‘Boom Boom’ and ‘Hobo Blues’: Great Performances by John Lee Hooker

Like mil­lions of African Amer­i­cans in the ear­ly 20th cen­tu­ry, the blues­man John Lee Hook­er made the Great Migra­tion from the rur­al South to the urban North. Trav­el­ing a cir­cuitous route from his native Clarks­dale, Mis­sis­sip­pi, Hook­er set­tled in 1943 in Detroit, Michi­gan, where he worked at a car fac­to­ry by day and played in the blues clubs by night. In 1948 his first sin­gle, “Boo­gie Chillen,’ ” rose to num­ber one on the rhythm and blues charts and intro­duced Hook­er’s unique style of elec­tric blues, which sound­ed clos­er to the Mis­sis­sip­pi Delta than Chica­go. It was a style that would have an enor­mous impact on rock and roll. Hook­er’s dri­ving, one-chord boo­gie rhythms can be heard in the music of the Rolling Stones, ZZ Top, George  Thoro­good and count­less oth­ers. Today we bring you two of our favorite videos of Hook­er. Above is a per­for­mance, cir­ca 1970, of Hook’s clas­sic 1961 sin­gle, “Boom Boom.” Below is a 1965 per­for­mance from the Amer­i­can Folk Blues Fes­ti­val of his sec­ond, less­er-known sin­gle from 1948, “Hobo Blues.”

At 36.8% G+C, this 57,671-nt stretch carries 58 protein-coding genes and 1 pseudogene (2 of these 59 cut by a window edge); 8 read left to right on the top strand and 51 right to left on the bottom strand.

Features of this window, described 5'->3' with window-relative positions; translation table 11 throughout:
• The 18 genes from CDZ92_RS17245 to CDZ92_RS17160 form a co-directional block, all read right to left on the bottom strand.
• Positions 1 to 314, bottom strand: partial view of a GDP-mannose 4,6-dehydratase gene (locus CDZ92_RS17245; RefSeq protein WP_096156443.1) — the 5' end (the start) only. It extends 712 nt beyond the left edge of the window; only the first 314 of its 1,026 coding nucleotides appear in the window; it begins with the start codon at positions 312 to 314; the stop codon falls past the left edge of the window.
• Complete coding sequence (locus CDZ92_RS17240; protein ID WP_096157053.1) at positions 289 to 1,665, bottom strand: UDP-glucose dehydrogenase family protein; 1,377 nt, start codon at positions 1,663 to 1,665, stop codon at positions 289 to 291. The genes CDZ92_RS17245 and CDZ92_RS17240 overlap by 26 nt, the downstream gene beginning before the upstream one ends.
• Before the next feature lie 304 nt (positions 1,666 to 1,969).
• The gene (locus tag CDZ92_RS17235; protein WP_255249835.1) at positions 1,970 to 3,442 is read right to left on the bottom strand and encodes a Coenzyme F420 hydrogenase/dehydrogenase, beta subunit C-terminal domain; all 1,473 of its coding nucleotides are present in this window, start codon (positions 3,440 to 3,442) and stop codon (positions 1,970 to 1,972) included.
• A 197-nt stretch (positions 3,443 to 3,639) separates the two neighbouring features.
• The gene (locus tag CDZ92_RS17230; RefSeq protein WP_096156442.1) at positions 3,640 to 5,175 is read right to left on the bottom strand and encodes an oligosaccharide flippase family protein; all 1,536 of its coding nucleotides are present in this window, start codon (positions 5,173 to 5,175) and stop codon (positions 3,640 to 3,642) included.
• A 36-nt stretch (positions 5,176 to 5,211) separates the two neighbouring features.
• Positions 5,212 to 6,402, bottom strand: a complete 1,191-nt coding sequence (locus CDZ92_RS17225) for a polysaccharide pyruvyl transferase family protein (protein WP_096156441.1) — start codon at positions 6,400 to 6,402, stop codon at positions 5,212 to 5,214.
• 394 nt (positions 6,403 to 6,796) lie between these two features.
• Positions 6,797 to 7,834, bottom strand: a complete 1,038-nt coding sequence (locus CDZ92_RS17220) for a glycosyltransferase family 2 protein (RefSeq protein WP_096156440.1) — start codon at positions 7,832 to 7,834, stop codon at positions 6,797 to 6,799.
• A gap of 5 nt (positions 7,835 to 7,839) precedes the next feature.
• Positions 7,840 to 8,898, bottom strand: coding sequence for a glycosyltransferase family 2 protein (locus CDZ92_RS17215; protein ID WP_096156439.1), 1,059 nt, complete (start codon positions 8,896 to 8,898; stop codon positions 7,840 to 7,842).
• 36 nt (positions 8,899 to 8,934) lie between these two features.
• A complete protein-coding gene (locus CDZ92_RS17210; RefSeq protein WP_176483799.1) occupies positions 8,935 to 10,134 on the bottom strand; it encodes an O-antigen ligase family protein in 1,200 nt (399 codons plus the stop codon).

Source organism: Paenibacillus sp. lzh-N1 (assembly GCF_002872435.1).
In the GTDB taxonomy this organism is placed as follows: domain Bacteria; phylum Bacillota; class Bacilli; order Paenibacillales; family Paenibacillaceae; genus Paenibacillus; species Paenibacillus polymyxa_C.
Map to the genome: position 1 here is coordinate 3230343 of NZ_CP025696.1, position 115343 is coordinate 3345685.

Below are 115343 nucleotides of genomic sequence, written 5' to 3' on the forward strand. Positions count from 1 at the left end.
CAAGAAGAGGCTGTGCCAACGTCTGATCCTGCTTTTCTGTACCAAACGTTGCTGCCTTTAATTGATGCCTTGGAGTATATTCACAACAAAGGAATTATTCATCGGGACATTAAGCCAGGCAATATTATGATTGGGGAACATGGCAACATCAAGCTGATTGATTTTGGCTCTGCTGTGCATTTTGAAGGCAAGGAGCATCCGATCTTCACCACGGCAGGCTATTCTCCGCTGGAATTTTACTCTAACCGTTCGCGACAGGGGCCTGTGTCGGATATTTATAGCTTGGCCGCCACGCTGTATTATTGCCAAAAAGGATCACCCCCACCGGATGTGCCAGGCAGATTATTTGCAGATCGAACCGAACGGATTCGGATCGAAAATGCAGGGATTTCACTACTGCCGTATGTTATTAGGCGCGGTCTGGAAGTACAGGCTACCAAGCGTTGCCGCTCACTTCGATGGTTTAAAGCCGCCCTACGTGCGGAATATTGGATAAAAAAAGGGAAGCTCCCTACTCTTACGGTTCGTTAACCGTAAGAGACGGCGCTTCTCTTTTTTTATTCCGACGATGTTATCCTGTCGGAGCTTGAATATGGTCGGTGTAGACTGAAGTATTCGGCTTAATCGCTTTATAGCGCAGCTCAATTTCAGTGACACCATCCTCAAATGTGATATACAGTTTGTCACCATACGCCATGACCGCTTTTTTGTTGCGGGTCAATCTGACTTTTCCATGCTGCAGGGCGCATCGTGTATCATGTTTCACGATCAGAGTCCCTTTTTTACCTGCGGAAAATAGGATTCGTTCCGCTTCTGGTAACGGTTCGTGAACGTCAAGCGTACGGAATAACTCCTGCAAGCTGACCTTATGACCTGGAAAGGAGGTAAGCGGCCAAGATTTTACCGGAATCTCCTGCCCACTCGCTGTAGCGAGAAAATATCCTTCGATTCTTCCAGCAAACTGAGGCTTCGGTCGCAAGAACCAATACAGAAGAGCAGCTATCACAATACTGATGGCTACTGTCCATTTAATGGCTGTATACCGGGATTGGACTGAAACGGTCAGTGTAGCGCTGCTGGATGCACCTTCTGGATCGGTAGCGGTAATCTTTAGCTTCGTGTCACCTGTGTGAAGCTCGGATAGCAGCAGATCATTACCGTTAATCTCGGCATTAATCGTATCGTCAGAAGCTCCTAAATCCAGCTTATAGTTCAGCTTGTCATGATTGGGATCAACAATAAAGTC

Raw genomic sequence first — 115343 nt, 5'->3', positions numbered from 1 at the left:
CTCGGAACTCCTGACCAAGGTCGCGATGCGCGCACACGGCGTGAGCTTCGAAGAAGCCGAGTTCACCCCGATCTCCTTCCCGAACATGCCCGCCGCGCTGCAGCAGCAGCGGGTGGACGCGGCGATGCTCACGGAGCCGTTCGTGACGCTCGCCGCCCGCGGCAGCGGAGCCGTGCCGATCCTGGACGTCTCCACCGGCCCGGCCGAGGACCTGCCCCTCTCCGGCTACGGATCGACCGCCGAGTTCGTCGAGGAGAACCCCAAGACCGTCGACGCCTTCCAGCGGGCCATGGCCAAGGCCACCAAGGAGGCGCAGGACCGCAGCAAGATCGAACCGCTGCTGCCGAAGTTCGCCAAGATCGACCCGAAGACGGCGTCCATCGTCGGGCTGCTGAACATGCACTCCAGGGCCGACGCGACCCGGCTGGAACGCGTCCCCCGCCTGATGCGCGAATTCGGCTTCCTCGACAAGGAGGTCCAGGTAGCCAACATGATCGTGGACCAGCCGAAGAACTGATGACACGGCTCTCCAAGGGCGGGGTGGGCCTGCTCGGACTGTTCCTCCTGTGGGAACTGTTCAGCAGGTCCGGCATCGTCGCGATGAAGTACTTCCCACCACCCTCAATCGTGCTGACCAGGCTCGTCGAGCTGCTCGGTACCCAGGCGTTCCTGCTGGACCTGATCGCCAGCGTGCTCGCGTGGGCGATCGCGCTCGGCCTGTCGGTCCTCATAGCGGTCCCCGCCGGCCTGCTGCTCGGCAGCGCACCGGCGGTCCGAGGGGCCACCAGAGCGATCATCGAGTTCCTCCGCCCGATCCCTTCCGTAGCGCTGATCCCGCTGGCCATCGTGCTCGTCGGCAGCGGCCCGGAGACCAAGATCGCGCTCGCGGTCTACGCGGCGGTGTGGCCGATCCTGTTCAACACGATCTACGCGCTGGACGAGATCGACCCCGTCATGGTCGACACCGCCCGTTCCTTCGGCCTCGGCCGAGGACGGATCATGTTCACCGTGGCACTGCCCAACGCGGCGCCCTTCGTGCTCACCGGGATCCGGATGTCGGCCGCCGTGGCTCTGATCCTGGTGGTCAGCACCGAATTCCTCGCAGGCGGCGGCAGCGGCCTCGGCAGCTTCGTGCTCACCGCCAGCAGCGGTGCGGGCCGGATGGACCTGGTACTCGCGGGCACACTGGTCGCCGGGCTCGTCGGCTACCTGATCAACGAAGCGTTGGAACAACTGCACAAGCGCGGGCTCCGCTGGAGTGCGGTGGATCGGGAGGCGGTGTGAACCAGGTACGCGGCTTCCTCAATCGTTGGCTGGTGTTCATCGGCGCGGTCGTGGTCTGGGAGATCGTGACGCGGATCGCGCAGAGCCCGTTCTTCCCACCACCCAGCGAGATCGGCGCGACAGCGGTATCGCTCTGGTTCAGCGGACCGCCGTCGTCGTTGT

Relat­ed con­tent:

Mar­tin Scors­ese Presents The Blues

Mud­dy Waters and Friends on the Blues and Gospel Train, 1964

Lead Bel­ly: The Only Known Footage of the Great Blues­man, 1935 and 1945

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